jp8b03447_si_001.pdf (96.77 kB)
Download file

Carotenoids: Experimental Ionization Energies and Capacity at Inhibiting Lipid Peroxidation in a Chemical Model of Dietary Oxidative Stress

Download (96.77 kB)
journal contribution
posted on 17.05.2018, 00:00 by Pascale Goupy, Michel Carail, Alexandre Giuliani, Denis Duflot, Olivier Dangles, Catherine Caris-Veyrat
Carotenoids are important natural pigments and micronutrients contributing to health prevention by several mechanisms, including their electron-donating (antioxidant) activity. In this work, a large series of carotenoids, including 11 carotenes and 14 xanthophylls, have been investigated by wavelength-resolved atmospheric pressure photoionization mass spectrometry (DISCO line of SOLEIL synchrotron), thus allowing the experimental determination of their ionization energy (IE) for the first time. On the other hand, the carotenoids have been also investigated for their ability to inhibit the heme iron-induced peroxidation of linoleic acid in mildly acidic micelles, a simple but relevant chemical model of oxidative stress in the gastric compartment. Thus, the carotenoids can be easily classified from IC50 concentrations deduced from the time dependence of the lipid hydroperoxide concentration. With a selection of two carotenes and three xanthophylls a quantitative analysis is also provided to extract stoichio-kinetic parameters. The influence of the carotenoid structure (number of conjugated carbon–carbon double bonds, presence of terminal six-membered rings, hydroxyl, keto, and/or epoxy groups) on the IE, IC50, and stoichio-kinetic parameters is discussed in details. The data show that the antioxidant activity of carotenes is well correlated to their electron-donating capacity, which itself largely depends on the length of the conjugated polyene chain. By contrast, the IE of xanthophylls is poorly correlated to the polyene chain length because of the strong, and sometimes unexpected, electronic effects of the O-atoms. Although IE remains an approximate predictor of the antioxidant activity of xanthophylls, other factors (interaction with the aqueous phase, competing radical-scavenging mechanisms, the residual activity of the antioxidant’s oxidation products) probably play a significant role.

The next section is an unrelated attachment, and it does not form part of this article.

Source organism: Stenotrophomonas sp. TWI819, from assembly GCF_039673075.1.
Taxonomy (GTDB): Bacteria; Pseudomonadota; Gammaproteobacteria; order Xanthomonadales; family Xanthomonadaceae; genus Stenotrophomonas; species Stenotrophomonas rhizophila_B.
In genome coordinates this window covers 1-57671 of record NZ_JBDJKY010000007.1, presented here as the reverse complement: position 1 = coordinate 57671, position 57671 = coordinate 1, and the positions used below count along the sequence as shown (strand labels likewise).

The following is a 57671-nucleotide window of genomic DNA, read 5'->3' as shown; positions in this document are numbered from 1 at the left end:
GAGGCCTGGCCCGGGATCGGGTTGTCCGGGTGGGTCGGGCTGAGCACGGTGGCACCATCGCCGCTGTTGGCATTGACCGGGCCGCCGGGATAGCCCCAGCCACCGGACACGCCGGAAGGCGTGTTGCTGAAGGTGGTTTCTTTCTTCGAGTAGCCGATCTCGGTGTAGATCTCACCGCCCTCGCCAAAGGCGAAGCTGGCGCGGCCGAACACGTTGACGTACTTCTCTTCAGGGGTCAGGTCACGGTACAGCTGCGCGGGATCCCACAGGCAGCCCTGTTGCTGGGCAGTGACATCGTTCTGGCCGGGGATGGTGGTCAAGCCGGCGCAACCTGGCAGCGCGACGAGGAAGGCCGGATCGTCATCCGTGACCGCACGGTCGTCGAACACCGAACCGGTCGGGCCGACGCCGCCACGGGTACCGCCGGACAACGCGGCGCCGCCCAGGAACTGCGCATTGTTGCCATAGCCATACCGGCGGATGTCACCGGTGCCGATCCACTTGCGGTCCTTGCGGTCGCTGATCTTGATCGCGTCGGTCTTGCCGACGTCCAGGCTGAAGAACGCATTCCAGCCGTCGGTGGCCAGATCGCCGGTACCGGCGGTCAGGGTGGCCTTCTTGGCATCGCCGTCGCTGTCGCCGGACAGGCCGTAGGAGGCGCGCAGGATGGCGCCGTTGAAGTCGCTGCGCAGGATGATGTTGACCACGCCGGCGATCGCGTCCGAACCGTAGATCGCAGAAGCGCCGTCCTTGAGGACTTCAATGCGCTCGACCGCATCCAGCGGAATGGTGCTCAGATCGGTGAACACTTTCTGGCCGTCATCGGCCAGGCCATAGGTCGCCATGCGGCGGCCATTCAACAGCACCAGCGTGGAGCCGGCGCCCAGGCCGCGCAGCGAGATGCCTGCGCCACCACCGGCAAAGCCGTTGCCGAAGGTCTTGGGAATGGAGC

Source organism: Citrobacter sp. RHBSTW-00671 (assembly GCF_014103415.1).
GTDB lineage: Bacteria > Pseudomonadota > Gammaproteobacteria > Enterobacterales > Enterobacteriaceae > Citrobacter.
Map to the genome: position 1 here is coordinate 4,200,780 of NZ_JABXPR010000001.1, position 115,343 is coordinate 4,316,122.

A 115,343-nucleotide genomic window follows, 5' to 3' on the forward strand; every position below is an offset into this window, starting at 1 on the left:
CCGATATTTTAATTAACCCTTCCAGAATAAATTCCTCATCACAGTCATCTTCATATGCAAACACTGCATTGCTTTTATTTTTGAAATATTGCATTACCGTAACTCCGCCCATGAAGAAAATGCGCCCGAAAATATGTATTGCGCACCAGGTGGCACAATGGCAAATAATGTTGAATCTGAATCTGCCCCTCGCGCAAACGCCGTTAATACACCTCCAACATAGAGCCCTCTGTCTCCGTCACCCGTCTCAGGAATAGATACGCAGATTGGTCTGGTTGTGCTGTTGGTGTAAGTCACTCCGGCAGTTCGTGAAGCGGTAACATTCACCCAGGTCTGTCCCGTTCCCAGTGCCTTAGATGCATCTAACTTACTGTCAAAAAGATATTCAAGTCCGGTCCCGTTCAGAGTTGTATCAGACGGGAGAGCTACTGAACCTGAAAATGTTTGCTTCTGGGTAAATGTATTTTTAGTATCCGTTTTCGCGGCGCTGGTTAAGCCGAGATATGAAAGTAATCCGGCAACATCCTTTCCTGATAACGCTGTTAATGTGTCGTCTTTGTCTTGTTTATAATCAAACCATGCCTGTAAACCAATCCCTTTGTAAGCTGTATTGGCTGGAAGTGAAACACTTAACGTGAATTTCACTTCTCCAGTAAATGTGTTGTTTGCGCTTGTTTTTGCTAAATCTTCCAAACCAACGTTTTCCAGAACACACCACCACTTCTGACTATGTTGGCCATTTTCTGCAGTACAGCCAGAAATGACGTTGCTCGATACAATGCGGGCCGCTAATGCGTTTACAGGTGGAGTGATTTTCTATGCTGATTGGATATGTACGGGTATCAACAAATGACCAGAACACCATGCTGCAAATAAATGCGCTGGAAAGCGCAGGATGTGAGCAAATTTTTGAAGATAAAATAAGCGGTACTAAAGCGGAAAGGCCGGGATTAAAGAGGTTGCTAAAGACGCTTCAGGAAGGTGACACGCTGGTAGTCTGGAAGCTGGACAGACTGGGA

History